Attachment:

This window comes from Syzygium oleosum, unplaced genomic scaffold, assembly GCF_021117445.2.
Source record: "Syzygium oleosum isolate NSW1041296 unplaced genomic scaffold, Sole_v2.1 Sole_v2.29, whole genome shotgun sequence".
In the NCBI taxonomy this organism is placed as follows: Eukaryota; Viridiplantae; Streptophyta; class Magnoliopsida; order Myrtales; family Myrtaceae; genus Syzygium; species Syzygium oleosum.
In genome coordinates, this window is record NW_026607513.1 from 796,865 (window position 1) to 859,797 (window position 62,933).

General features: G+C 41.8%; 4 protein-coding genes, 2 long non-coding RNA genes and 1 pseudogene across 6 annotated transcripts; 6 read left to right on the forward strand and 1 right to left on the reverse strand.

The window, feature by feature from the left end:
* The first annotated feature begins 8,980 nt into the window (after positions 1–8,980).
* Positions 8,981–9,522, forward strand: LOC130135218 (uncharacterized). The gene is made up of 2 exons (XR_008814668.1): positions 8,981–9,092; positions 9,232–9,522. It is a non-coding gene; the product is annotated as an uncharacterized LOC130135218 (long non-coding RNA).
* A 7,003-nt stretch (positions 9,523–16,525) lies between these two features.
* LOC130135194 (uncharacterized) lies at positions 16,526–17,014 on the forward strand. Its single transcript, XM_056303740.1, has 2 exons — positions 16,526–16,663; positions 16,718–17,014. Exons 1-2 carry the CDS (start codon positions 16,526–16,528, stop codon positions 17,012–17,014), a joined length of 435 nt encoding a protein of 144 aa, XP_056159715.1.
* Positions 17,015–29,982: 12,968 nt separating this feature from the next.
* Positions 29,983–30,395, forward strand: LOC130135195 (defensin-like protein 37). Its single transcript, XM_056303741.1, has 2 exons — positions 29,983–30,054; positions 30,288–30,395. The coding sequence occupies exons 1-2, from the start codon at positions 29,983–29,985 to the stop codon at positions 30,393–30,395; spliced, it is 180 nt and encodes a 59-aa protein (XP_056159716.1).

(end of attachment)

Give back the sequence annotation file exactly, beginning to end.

This window comes from Syzygium oleosum, unplaced genomic scaffold, assembly GCF_021117445.2.
Source record: "Syzygium oleosum isolate NSW1041296 unplaced genomic scaffold, Sole_v2.1 Sole_v2.29, whole genome shotgun sequence".
In the NCBI taxonomy this organism is placed as follows: Eukaryota; Viridiplantae; Streptophyta; class Magnoliopsida; order Myrtales; family Myrtaceae; genus Syzygium; species Syzygium oleosum.
In genome coordinates, this window is record NW_026607513.1 from 796,865 (window position 1) to 859,797 (window position 62,933).

General features: G+C 41.8%; 4 protein-coding genes, 2 long non-coding RNA genes and 1 pseudogene across 6 annotated transcripts; 6 read left to right on the forward strand and 1 right to left on the reverse strand.

The window, feature by feature from the left end:
* The first annotated feature begins 8,980 nt into the window (after positions 1–8,980).
* Positions 8,981–9,522, forward strand: LOC130135218 (uncharacterized). The gene is made up of 2 exons (XR_008814668.1): positions 8,981–9,092; positions 9,232–9,522. It is a non-coding gene; the product is annotated as an uncharacterized LOC130135218 (long non-coding RNA).
* A 7,003-nt stretch (positions 9,523–16,525) lies between these two features.
* LOC130135194 (uncharacterized) lies at positions 16,526–17,014 on the forward strand. Its single transcript, XM_056303740.1, has 2 exons — positions 16,526–16,663; positions 16,718–17,014. Exons 1-2 carry the CDS (start codon positions 16,526–16,528, stop codon positions 17,012–17,014), a joined length of 435 nt encoding a protein of 144 aa, XP_056159715.1.
* Positions 17,015–29,982: 12,968 nt separating this feature from the next.
* Positions 29,983–30,395, forward strand: LOC130135195 (defensin-like protein 37). Its single transcript, XM_056303741.1, has 2 exons — positions 29,983–30,054; positions 30,288–30,395. The coding sequence occupies exons 1-2, from the start codon at positions 29,983–29,985 to the stop codon at positions 30,393–30,395; spliced, it is 180 nt and encodes a 59-aa protein (XP_056159716.1).